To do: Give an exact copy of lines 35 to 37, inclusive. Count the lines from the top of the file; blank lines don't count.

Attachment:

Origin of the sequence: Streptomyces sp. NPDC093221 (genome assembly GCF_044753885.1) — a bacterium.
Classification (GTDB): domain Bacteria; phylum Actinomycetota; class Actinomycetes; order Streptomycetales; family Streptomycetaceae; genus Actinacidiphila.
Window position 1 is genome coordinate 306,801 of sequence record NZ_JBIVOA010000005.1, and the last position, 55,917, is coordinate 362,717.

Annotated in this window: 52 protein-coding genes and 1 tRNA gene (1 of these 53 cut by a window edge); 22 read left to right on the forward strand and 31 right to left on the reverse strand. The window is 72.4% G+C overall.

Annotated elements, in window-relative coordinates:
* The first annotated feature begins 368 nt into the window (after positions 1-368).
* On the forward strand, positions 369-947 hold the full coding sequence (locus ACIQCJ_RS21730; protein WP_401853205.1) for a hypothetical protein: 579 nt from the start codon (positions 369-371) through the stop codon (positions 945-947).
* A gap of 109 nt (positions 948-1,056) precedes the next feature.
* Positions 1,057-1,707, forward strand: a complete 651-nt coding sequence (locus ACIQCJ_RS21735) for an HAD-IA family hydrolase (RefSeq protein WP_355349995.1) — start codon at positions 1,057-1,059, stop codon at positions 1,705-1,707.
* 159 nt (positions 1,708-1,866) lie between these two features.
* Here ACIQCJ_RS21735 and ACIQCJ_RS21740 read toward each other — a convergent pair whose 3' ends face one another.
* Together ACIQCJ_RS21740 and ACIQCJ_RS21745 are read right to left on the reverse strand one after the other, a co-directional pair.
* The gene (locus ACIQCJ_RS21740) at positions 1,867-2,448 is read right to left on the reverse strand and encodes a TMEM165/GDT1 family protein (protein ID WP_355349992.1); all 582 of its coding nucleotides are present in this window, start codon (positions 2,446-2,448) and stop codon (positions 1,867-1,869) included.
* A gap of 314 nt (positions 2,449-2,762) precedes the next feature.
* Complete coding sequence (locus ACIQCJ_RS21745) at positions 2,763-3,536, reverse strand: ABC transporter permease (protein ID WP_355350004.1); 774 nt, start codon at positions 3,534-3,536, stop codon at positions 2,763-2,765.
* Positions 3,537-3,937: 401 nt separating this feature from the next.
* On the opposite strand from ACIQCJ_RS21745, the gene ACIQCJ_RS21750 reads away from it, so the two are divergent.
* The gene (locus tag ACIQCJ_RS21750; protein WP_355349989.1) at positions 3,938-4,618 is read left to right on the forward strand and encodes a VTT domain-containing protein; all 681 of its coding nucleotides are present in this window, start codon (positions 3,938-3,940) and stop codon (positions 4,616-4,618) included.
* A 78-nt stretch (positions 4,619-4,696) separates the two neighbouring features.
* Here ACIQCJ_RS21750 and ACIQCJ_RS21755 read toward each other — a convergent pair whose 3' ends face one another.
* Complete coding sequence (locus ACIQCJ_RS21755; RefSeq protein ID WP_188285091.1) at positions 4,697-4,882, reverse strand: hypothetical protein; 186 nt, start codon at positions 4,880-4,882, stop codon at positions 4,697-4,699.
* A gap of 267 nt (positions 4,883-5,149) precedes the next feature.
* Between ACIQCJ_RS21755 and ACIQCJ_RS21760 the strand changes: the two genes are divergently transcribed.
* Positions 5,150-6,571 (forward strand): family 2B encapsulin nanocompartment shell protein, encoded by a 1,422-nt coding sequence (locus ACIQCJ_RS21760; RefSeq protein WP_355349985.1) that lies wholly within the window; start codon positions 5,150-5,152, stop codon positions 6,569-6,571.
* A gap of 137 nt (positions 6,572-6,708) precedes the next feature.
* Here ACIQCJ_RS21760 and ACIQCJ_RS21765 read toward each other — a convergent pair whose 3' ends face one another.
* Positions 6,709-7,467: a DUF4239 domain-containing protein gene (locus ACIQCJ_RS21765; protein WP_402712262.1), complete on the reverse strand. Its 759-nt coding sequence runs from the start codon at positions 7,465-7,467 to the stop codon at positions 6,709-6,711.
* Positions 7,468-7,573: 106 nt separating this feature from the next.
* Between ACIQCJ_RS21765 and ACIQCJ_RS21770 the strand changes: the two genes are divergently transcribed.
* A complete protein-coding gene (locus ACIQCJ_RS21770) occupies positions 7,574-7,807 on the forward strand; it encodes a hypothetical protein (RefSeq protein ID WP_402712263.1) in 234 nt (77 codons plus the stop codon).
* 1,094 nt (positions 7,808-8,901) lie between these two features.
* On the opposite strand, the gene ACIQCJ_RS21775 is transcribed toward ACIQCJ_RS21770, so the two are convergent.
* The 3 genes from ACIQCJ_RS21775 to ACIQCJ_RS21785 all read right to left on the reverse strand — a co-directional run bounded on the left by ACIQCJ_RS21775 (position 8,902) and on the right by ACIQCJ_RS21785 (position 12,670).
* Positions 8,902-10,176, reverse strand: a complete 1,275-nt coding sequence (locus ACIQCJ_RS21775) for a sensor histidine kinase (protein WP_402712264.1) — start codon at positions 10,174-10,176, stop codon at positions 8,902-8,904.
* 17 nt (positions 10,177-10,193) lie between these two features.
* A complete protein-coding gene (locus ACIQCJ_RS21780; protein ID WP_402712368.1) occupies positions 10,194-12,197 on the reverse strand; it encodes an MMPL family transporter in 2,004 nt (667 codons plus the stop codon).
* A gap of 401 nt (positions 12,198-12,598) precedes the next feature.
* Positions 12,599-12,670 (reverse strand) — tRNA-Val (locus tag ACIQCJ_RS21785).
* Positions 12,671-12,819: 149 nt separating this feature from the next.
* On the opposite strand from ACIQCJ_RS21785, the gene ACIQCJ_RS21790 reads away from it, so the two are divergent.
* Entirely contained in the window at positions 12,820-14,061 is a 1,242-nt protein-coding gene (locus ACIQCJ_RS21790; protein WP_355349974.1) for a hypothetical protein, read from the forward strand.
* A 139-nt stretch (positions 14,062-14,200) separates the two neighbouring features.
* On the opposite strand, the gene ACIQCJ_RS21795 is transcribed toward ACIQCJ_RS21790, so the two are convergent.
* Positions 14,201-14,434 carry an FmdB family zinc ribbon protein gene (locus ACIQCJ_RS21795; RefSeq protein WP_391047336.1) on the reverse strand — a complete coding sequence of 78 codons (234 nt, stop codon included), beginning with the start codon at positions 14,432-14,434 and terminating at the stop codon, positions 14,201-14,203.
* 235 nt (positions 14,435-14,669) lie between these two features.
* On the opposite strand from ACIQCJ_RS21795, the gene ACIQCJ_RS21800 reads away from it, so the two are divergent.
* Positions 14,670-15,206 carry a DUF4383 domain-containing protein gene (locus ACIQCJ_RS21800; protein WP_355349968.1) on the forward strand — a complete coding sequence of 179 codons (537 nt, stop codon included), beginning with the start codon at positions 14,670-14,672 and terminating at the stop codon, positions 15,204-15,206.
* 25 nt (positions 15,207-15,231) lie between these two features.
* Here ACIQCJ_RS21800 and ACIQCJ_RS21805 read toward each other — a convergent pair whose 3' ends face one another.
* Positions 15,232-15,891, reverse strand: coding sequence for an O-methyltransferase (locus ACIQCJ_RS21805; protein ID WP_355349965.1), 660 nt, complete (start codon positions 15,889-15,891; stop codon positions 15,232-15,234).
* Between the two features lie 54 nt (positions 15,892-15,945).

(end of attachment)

* 17 nt (positions 10,177-10,193) lie between these two features.
* A complete protein-coding gene (locus ACIQCJ_RS21780; protein ID WP_402712368.1) occupies positions 10,194-12,197 on the reverse strand; it encodes an MMPL family transporter in 2,004 nt (667 codons plus the stop codon).
* A gap of 401 nt (positions 12,198-12,598) precedes the next feature.